Danielle Gale said...

Such a great idea! I'm definitely going to try this out for some back-to-school shirts.

Is there a tutorial for dresses or shorts also?

Love your blog- discovered it from a Ucreate post on pinterest, which linked me to you :) Keep It Up!!

Taram0810 said...

I read (and reread) your blog constantly!! Its so clear cut and simple to follow.FYI the roll of brown paper is sold at Dollar tree for $1!! Im still learning so mhch from you, thanks!

Taram0810 said...

I read (and reread) your blog constantly!! Its so clear cut and simple to follow.FYI the roll of brown paper is sold at Dollar tree for $1!! Im still learning so mhch from you, thanks!

Learning to Sew Mama said...

Very informative. Thanks for sharing!

judi said...

This is a great tutorial. Just so you know the commercial patterns from the big 3 go on sale for about a dollar all the time at Joann's and Hancock's so that $20 price is pretty deceiving. ;)

Raissa De Guzman said...

Great tutorial! Helped me make my own pattern for a cosplay I'm working on. Hope you don't mind if I link this on my blog! :)

Teresa Johnson said...

I love this tutorial. Very easy to follow. Just another option regarding the paper to use. Though it's not as thick as the brown paper roll, I went to our local newspaper office and purchased an "end" roll of newspaper print. I paid $5.00 for an extremely large amount. I can not tell you exactly how much is on the roll, but I have used it for making patterns, covering my kitchen table when doing "grandchildren" projects, and other crafting ideas.

Beechbaby said...

I use banner paper from one of the large office supply places. It holds up when you use the pattern more than once and is easy to see any areas that you need to mark.

Erjana said...

Kind of stupid to lie to people who are searching the net on a quest how to MAKE THEIR OWN SWEING PATTERN and see a girl who had an ugly tshirt and decided to make even uglier tshirt but in the process she managed to score the attention of others... ehm. Did no one ever thought of the concept of LIE around here?

chardel said...

Nice tutorial. But I will point out that if you have a Joanns near you, you can find patterns on sale, sometimes as low as a dollar. Usually not more than $4.00. I save a lot of money that way.

Mel Mclardie said...

I have finally dusted off my sewing machine and much to my mum's delight doing more than edging my cross stitch fabric! I live in Vietnam and fabric is cheap but no patterns to buy so am going to get some paper and create some of my own. Thanks so much for the tutorial, it makes perfect sense and me feel that I can actually achieve something wearable!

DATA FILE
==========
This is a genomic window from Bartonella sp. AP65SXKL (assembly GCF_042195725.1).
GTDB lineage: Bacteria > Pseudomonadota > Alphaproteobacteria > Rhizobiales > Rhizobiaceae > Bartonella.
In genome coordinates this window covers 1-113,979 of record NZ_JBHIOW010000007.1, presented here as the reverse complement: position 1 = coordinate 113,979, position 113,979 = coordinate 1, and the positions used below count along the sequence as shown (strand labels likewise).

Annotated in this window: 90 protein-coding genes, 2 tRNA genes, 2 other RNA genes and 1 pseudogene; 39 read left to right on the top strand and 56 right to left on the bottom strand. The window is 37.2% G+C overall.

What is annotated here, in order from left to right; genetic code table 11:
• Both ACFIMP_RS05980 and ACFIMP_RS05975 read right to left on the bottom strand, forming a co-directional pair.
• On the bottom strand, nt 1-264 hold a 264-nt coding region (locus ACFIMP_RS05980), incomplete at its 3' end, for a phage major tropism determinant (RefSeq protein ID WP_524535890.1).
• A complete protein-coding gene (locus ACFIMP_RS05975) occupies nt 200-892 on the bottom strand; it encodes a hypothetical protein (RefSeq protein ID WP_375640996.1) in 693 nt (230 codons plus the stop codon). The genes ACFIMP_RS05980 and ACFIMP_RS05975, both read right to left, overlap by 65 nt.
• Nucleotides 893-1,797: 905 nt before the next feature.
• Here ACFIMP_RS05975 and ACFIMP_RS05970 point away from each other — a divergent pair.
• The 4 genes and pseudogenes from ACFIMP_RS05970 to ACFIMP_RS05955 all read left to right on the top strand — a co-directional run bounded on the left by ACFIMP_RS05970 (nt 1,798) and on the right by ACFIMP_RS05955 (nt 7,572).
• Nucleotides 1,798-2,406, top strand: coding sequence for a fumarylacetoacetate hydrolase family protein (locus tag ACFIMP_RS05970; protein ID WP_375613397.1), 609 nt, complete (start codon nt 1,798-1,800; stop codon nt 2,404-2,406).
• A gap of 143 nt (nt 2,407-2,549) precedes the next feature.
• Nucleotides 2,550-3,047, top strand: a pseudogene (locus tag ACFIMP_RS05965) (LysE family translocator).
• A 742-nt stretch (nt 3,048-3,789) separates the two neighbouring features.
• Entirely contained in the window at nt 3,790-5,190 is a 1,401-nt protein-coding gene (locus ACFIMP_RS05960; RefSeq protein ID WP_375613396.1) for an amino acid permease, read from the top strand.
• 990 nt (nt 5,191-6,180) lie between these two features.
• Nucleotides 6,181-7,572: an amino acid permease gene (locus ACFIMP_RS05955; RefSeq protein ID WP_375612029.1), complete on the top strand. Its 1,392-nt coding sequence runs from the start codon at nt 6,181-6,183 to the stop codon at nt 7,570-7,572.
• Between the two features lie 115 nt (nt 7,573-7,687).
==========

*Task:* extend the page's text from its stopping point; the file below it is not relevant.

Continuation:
sewnhenge.com said...

Hi! I just wanted to let you know I linked this page to my blog for a tutorial did, I hope that was okay! http://sewnhenge.com/2013/08/05/a-tutorial-the-stargazer-dress/

Dollydoxy said...

I've been making my own patterns for years using this same method. My preference for pattern fabric is to use the cheapest drapery lining I can find. It's 60" wide and is only about $2.00 per yard when Jo Ann's has their home fabrics on sale. I write the name of the item on the front of the patten and use a big safety pin to keep it all together after folding. I've recently started taking a photo of the finished item and pinning it into the bundle. So easy to reference a pattern you might want to use again.

Tiffany said...

this is a great idea! i did something similar to make my linen vest last year with newspaper!

Robert Green said...

That is a great "tutorial" kinda article I must call it. After reading it, now I'm feeling like sit with a piece of cloth, pencil, scissor, and make something. :-P But it ain't so simple as it looked. It requires talent which you have.

Regards,
Robert Green
Eton

Jason Strong said...

I appreciate you sharing this info! I've been curious to know what I would need to do to be able to create my own shirt, but didn't know how to go about doing it. This gave me some great insights though, and I can't wait to actually get started.

http://www.tshirtexperts.com/Scorpion_Graphics/ClipArt